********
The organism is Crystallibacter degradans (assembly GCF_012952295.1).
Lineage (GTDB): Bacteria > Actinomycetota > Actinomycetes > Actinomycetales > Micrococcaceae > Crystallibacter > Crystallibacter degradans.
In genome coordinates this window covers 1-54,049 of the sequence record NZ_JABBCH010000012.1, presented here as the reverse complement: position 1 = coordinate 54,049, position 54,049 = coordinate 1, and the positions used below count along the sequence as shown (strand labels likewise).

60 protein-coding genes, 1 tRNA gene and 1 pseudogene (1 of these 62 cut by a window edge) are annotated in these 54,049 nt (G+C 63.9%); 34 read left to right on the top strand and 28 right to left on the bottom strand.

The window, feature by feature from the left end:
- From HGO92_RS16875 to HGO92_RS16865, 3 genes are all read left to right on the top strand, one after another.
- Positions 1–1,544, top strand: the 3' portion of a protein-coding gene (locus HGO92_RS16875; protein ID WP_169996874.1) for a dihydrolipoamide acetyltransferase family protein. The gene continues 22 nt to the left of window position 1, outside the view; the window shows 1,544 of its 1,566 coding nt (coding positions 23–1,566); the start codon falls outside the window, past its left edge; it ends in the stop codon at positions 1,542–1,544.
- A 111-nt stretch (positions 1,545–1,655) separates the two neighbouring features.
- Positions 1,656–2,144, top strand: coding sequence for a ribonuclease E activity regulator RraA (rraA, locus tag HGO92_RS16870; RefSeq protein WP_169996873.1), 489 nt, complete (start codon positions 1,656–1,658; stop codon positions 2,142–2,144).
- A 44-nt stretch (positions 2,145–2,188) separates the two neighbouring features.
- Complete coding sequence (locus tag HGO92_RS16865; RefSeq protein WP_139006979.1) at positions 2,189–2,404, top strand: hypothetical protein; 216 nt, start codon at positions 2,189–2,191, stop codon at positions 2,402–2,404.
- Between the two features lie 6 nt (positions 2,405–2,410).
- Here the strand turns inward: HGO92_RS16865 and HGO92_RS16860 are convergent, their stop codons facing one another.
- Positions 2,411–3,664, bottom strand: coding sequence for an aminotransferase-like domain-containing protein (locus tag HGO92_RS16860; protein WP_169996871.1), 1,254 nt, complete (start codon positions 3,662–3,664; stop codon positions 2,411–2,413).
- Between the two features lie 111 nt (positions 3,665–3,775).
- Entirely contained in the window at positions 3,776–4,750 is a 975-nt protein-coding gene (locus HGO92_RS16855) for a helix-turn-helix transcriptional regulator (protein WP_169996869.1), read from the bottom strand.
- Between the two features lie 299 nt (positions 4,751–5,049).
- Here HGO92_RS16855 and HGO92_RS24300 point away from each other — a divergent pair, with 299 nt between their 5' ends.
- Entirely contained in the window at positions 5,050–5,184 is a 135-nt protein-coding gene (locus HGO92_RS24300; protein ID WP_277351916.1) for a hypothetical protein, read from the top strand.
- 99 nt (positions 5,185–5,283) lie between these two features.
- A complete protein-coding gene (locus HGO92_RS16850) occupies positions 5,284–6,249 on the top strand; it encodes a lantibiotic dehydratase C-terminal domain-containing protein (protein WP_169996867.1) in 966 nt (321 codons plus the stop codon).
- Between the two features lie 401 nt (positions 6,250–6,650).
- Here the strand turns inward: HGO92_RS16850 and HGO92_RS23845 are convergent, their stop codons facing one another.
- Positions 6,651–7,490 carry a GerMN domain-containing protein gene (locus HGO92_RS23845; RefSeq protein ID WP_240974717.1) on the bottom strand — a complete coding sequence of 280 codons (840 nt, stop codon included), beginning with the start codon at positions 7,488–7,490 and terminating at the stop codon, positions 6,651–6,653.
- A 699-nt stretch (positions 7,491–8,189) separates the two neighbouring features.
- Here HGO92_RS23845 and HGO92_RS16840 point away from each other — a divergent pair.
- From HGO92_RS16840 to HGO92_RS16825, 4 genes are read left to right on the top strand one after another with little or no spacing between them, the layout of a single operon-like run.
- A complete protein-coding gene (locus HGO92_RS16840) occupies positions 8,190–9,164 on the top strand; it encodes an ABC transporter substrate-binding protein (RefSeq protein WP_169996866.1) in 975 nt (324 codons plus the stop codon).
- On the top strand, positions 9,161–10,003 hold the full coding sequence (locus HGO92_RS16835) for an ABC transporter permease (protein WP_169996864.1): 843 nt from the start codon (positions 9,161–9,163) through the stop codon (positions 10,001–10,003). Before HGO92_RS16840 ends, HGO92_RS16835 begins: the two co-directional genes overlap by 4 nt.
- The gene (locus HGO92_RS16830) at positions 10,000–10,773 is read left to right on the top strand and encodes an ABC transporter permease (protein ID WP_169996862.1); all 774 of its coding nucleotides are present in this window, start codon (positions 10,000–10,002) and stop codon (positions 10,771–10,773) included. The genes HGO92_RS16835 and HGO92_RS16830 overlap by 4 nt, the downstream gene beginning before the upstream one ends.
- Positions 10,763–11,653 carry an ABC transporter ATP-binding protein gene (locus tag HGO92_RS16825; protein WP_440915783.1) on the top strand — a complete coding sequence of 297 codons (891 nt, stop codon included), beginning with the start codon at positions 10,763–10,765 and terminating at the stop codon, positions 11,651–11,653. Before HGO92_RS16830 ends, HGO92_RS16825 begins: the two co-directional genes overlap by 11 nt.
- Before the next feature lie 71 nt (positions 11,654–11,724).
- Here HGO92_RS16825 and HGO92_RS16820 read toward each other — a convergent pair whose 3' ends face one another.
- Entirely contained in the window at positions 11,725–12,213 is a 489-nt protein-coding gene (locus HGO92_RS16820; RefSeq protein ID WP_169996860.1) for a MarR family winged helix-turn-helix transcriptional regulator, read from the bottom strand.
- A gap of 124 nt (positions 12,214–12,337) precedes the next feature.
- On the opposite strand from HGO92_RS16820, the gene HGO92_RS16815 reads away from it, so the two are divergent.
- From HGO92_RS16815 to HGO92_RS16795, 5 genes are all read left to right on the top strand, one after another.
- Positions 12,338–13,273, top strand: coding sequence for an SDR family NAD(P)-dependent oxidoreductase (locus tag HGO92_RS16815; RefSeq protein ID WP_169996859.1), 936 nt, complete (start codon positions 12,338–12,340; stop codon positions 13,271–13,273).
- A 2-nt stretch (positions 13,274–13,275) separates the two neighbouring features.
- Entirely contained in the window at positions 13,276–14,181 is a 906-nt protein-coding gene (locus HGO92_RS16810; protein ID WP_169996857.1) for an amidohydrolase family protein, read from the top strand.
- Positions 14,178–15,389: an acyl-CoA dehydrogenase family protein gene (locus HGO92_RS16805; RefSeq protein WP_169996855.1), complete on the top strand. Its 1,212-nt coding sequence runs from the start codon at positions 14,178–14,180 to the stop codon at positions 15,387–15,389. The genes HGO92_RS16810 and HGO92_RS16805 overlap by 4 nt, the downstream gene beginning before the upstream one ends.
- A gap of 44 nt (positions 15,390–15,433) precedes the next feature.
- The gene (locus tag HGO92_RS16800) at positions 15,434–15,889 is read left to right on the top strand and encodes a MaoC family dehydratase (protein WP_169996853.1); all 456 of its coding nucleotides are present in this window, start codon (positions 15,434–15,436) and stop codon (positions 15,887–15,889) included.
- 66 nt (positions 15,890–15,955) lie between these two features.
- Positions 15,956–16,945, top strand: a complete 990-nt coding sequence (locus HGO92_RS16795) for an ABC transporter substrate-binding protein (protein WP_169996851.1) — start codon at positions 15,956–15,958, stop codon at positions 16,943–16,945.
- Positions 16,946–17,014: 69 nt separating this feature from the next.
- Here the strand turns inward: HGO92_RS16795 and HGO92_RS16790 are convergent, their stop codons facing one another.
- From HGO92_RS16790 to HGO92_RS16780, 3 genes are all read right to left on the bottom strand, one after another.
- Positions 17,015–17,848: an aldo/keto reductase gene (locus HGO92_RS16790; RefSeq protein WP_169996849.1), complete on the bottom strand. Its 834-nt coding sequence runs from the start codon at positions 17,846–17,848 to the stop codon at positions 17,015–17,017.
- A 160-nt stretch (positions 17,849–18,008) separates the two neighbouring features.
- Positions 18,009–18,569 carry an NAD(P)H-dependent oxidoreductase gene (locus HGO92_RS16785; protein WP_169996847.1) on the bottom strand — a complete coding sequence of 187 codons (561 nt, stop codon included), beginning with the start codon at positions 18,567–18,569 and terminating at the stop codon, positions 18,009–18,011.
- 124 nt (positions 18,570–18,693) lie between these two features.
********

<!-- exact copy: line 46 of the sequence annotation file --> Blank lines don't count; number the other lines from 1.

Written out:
- Positions 16,946–17,014: 69 nt separating this feature from the next.